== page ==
Navalny, 44, was imprisoned in February and is serving two-and-a-half years on old embezzlement charges. File
Jailed Kremlin critic Alexei Navalny risks cardiac arrest at "any minute" as his health has rapidly deteriorated, doctors warned Saturday, urging immediate access to Russia's most famous prisoner.
On March 31, President Vladimir Putin's most prominent opponent went on hunger strike to demand proper medical treatment for back pain and numbness in his legs and hands.
Navalny, 44, was imprisoned in February and is serving two-and-a-half years on old embezzlement charges in a penal colony in the town of Pokrov around 100 kilometres (60 miles) east of Moscow.
Navalny's personal doctor Anastasia Vasilyeva and three more doctors including cardiologist Yaroslav Ashikhmin have asked prison officials to grant them immediate access.
"Our patient can die any minute," Ashikhmin said on Facebook on Saturday, pointing to the opposition politician's high potassium levels and saying Navalny should be moved to intensive care. "Fatal arrhythmia can develop any minute."
Navalny barely survived a poisoning with the Novichok nerve agent in August, which he has blamed on the Kremlin. His doctors say his hunger strike might have exacerbated his condition.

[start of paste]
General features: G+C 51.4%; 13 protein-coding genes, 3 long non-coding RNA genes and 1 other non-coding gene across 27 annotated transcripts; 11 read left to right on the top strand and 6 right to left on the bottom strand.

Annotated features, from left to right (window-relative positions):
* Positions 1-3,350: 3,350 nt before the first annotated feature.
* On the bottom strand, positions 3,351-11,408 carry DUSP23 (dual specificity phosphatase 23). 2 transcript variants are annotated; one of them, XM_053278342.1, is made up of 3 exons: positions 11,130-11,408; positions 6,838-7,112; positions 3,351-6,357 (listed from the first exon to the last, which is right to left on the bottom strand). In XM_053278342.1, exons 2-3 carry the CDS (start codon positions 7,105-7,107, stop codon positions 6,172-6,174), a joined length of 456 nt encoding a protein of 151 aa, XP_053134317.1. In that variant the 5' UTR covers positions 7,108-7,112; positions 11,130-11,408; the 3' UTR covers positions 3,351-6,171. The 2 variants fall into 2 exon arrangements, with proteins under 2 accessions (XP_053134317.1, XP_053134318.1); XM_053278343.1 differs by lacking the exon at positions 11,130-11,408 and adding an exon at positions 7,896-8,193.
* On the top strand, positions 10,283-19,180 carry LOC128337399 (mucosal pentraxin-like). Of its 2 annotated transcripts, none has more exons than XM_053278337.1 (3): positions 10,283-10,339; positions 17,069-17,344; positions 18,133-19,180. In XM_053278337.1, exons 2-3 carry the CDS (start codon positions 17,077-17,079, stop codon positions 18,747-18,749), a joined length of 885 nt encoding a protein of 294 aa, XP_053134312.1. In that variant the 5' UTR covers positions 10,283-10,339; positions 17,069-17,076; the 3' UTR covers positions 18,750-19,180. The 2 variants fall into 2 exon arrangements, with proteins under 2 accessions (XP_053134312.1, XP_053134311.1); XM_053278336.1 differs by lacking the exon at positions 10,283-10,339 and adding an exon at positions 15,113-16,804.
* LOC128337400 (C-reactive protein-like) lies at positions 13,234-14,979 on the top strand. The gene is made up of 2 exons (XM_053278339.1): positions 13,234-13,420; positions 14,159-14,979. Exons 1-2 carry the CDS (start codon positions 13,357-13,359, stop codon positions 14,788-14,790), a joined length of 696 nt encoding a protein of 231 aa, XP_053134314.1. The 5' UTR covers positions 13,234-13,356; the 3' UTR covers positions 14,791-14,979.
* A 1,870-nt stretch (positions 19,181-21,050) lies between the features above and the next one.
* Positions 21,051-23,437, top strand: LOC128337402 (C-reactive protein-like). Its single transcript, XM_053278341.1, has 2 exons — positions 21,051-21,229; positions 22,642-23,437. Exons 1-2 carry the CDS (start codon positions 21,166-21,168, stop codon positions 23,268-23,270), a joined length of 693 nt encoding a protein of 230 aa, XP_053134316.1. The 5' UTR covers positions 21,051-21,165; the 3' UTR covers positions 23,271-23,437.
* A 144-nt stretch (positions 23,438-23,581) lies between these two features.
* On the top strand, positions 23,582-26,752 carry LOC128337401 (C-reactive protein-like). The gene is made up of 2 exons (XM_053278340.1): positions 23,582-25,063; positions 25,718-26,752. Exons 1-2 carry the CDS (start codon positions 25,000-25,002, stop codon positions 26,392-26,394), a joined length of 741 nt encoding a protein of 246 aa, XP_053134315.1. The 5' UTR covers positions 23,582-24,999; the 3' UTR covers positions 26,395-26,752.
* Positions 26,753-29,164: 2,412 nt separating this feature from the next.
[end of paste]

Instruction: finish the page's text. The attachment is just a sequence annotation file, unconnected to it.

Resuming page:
Having blood potassium levels higher than 6.0 mmol (millimole) per litre usually requires immediate treatment. Navalny's were at 7.1, the doctors said.
"This means both impaired renal function and that serious heart rhythm problems can happen any minute," said a statement on Vasilyeva's Twitter account. The doctors said he had to be examined immediately "taking into account the blood tests and his recent poisoning."
'Alexei is dying'
Navalny's spokeswoman Kira Yarmysh, who accompanied him when he collapsed on a plane after the poisoning in August, said the situation was critical again.
"Alexei is dying," she said on Facebook. "With his condition it's a matter of days."
She said she felt like she was "on that plane again, only this time it's landing in slow motion", pointing out that access to Navalny was restricted and few Russians were aware of what was actually going on with him in prison.
More than 70 prominent international writers, artists and academics, including Jude Law, Vanessa Redgrave and Benedict Cumberbatch, have called on Putin to ensure that Navalny receives proper treatment immediately. Their appeal was published late on Friday by France's Le Monde newspaper.
The announcement came as the European Union’s top diplomat told Russia’s foreign minister that the treatment of Navalny represents "a low point” in the relations between Brussels and Moscow.
Russia's FSIN prison authority confirmed that officers had detained the prominent critic of President Vladimir Putin, the Interfax news agency reported.
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